Steve Wood/Hulton Archive/Getty Images Steve Wood/Hulton Archive/Getty Images
By Jon Friedman

No modern actor screams New York quite like Al Pacino. Raised in the Bronx, he never ‘went Hollywood’ and has maintained his residence in the metropolitan area ever since he made his mark on 1971’s Panic In Needle Park — and was there a more quintessential movie title than that one at the time?

Pacino has been a movie star for four decades. But to me, he is personified by the two films that use New York as its backdrop, 1973’s Serpico and 1975’s Dog Day Afternoon. It doesn’t matter that Pacino plays lead parts as divergent as a good cop in Serpico and a bungling bank robber in Dog Day Afternoon two years later.

What about that little slice-of-life-Mafia-family picture (pictures!) that Pacino did around the same time? You know, The Godfather and The Godfather, Part II? Yes, Pacino was brilliant as Michael Corleone in both of them. He carried the epic films. Sure, Brando, DeNiro, Duvall, Caan and Cazale et al were each terrific in the films, but both movies centered on Michael’s human disintegration. If Pacino had failed to convince us the movies would have flopped, but characteristically, he rose to the occasion.

Now, the burning question: Serpico or Dog Day Afternoon?

Movie fans have strong opinions about this otherwise innocuous question ideally designed to help pass the time on a rainy day in a bar. When I posed it on Facebook a few days ago, I got, well, strong contrasting opinions. Which movie you prefer says a lot about you.

Serpico is a romantic story without any hint of romance. Frank Serpico, in his quest to curb corruption in the NYPD, is a text book narcissist. While his cause is noble and admirable, he is not. As his partner in justice, played skillfully by actor Tony Roberts, he is what Roberts calls him in the movie: a spoiled child. He becomes so utterly obsessed by his crusade that he loses the best woman he was likely  to attract — someone who was pretty, kind, sensible and completely devoted to him — and drove her away with his endless tirades about his helplessness regarding corruption. It was Serpico’s tragic flaw.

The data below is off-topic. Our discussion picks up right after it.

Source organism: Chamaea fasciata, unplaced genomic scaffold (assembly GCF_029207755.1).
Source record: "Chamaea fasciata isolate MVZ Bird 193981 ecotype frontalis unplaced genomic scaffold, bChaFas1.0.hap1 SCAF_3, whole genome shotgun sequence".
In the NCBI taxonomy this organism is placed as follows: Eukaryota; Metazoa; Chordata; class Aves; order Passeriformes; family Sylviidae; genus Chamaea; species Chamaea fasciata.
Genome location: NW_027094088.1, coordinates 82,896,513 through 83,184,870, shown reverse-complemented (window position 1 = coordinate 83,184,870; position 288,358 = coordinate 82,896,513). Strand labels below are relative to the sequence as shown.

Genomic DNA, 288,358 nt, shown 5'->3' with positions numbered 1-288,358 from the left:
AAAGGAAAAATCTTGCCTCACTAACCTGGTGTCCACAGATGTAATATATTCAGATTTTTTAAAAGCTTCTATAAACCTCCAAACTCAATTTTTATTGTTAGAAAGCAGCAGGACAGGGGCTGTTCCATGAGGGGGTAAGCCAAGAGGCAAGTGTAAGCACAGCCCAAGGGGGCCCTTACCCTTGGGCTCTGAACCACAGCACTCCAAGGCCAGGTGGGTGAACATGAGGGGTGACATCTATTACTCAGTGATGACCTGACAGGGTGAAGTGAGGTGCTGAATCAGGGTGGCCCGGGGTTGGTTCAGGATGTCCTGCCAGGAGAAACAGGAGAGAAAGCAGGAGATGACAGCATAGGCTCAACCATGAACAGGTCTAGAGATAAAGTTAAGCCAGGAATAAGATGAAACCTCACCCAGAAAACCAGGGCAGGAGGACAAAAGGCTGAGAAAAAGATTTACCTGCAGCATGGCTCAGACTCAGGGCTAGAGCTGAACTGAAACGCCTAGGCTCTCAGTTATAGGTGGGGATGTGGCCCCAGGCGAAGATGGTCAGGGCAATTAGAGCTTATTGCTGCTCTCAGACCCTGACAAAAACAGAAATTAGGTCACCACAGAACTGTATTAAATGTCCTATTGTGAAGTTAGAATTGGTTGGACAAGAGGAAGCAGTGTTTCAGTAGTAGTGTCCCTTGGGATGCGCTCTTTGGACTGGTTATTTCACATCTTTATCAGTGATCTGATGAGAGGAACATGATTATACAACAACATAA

On the other hand, Pacino’s Sonny in Dog Day Afternoon was a bad guy you wanted to root for because of his humanity (and how cosmically cool was it that Pacino coincidentally played a character named Sonny, of all names, only three years after the release of The Godfather?). This Sonny was robbing a bank to help pay for the sex-change operation of Chris Sarandon’s character. The movie seemed to be shot in one take, with more realism than artistry, though Sidney Lumet (the New York film genius who directed both of Pacino’s grand NYC movies) exhibited tremendous care from scene to scene.

Now, to the point of what you are, depending on which film you prefer. I’d say, if you liked Serpico better, you’re probably someone who:

  • has been accused of being a narcissist yourself
  • gets obsessed about whatever is driving you crazy
  • is occasionally difficult to be around because the whole world has to revolve around you

If Dog Day Afternoon grabbed you, then you:

  • on occasion take exceptionally foolish chances just to try to get what you want
  • have ben accused of having no class
  • are so focused on meeting your goal that you don’t care what happens or who gets thrown under the same bus

OK, so, which one are you? Forgetting for a moment my little dime-storepsychological babble, which movie do you like better — and why?

Feel free to tell us at New York Natives. We want to hear from you.

P.S. OK, OK, I prefer Dog Day Afternoon, in a photo finish because of Pacino’s tour de force of acting. “Atica! Attica! Attica!” That memorable scene alone should have netted him his first Oscar — sorry, Cuckoo’s Nest fans. I think Pacino deserved it more than Jack Nicholson. Pacino was so charismatic in Dog Day Afternoon that despite the amazing twists and turns in the plot, I was there with him on his journey. His humor in the movie is poignant, such as when his dim sidekick John Cazale, when asked by Sonny what country he wants to escape to, says, “Wyoming.” You really feel sorry for Pacino in that moment because you realize he was so dumb to pick his idiotic sidekicks that he never had a chance in the first place.

Regardless of your selection, this question stands a s a monument to Pacino’s brilliance. There has never been anyone quite like him. Robert DeNiro is also an actor of special New York chops. So is Dustin Hoffman, who moved here from LA as a young man to pursue an acting career. Travis Bickle, Jake LaMotta, Lenny Bruce, Ted Kramer (vs. Kramer), and so on are unforgettable New Yorkers of various distinctions.

But Pacino is his generation’s the quintessential New York actor.

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